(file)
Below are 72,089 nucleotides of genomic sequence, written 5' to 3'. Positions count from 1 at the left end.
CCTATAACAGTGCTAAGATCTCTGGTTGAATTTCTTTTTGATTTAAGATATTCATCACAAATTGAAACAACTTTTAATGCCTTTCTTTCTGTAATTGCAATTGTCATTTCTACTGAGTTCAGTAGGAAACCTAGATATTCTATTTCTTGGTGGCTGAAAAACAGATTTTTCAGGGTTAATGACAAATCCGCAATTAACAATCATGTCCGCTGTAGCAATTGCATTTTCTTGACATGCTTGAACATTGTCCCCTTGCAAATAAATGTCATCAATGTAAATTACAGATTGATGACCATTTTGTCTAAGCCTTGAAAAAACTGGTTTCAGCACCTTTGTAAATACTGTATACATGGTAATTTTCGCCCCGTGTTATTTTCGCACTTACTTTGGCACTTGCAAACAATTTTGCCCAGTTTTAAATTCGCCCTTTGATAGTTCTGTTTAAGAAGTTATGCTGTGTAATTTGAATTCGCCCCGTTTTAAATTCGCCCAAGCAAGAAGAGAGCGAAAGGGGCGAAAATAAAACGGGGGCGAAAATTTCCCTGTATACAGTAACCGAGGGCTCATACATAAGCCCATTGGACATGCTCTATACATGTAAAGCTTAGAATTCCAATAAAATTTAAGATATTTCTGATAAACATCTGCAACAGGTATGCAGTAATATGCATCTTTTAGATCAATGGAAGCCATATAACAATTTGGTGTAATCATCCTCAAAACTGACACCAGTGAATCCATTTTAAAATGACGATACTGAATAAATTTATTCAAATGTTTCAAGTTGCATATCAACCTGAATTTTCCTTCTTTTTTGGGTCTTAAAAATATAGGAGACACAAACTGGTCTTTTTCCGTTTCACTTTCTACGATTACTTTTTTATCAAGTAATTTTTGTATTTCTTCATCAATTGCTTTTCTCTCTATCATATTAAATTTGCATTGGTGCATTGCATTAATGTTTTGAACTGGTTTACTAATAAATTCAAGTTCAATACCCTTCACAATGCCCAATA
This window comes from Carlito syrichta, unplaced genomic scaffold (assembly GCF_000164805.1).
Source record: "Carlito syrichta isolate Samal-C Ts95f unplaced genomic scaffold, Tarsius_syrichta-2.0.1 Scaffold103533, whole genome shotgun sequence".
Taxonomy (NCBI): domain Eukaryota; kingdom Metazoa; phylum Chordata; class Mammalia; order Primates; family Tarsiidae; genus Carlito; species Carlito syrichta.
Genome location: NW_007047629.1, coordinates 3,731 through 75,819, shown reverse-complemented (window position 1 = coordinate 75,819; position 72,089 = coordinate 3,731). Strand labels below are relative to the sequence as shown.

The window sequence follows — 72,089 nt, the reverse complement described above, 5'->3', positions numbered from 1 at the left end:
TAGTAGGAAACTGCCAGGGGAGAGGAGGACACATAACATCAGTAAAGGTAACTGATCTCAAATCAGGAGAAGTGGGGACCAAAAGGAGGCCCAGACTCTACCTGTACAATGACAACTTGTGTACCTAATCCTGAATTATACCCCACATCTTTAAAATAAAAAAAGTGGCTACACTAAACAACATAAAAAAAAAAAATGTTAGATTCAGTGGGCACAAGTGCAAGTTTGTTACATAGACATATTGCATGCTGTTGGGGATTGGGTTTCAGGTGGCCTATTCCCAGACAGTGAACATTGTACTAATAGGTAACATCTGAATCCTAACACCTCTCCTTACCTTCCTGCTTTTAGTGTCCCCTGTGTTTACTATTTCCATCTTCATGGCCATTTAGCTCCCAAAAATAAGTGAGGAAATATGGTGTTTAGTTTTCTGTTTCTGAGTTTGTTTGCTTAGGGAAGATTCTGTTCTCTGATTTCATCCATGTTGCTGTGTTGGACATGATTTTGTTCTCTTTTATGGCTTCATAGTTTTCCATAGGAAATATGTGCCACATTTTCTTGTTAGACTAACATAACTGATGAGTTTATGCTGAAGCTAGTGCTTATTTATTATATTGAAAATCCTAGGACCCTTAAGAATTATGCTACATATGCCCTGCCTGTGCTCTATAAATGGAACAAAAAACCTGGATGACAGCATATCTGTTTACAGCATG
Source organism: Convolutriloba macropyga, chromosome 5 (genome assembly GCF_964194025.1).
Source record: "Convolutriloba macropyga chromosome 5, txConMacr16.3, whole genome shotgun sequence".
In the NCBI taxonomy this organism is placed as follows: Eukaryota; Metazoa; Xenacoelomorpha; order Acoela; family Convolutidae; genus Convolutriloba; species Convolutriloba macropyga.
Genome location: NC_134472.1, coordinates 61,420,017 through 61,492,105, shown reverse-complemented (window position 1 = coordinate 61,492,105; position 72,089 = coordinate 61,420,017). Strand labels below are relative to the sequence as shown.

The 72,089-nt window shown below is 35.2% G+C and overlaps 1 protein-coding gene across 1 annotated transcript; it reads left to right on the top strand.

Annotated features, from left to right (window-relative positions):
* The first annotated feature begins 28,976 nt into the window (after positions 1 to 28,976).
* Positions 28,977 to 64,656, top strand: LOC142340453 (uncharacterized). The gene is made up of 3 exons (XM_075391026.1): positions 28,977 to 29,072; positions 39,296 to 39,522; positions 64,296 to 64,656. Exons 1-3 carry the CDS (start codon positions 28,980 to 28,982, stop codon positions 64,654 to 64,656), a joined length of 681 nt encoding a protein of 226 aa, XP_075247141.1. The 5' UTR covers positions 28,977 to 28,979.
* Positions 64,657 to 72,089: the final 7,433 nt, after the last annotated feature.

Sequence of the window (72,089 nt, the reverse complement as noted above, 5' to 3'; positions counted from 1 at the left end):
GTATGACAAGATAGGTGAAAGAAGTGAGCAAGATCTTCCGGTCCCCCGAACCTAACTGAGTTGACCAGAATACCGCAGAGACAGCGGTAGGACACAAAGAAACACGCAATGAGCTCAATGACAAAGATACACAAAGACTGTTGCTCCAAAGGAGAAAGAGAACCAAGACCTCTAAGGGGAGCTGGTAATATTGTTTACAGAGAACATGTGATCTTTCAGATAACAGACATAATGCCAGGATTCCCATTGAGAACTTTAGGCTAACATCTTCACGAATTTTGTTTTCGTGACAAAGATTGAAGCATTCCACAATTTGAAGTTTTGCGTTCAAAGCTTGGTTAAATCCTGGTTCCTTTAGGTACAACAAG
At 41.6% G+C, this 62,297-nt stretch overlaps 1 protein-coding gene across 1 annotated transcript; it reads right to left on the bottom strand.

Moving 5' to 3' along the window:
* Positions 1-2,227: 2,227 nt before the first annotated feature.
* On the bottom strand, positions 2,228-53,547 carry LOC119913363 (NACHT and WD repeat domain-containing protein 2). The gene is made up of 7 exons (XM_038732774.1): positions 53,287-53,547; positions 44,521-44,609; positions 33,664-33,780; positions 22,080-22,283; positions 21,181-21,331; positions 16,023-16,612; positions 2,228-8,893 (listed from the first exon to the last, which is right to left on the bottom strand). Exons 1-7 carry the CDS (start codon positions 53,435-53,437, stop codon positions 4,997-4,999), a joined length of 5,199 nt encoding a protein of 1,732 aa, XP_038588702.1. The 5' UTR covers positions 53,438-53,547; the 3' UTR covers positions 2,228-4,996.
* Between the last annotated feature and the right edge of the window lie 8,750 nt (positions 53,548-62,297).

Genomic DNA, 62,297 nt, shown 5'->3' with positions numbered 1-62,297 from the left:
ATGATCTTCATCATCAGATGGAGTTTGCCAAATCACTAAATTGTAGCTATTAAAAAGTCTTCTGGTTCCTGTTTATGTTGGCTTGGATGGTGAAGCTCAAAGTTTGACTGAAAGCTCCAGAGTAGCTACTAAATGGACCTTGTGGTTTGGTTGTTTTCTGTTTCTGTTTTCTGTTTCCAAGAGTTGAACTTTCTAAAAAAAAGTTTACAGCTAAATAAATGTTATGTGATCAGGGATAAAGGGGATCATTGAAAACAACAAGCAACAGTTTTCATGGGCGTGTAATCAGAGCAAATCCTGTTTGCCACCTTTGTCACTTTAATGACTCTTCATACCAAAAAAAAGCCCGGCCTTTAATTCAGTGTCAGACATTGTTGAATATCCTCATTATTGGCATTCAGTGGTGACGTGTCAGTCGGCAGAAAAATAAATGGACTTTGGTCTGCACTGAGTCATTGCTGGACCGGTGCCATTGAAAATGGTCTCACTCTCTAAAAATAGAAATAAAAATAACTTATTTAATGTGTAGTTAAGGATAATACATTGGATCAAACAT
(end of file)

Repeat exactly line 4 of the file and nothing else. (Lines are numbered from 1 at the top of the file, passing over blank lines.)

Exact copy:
Source record: "Carlito syrichta isolate Samal-C Ts95f unplaced genomic scaffold, Tarsius_syrichta-2.0.1 Scaffold103533, whole genome shotgun sequence".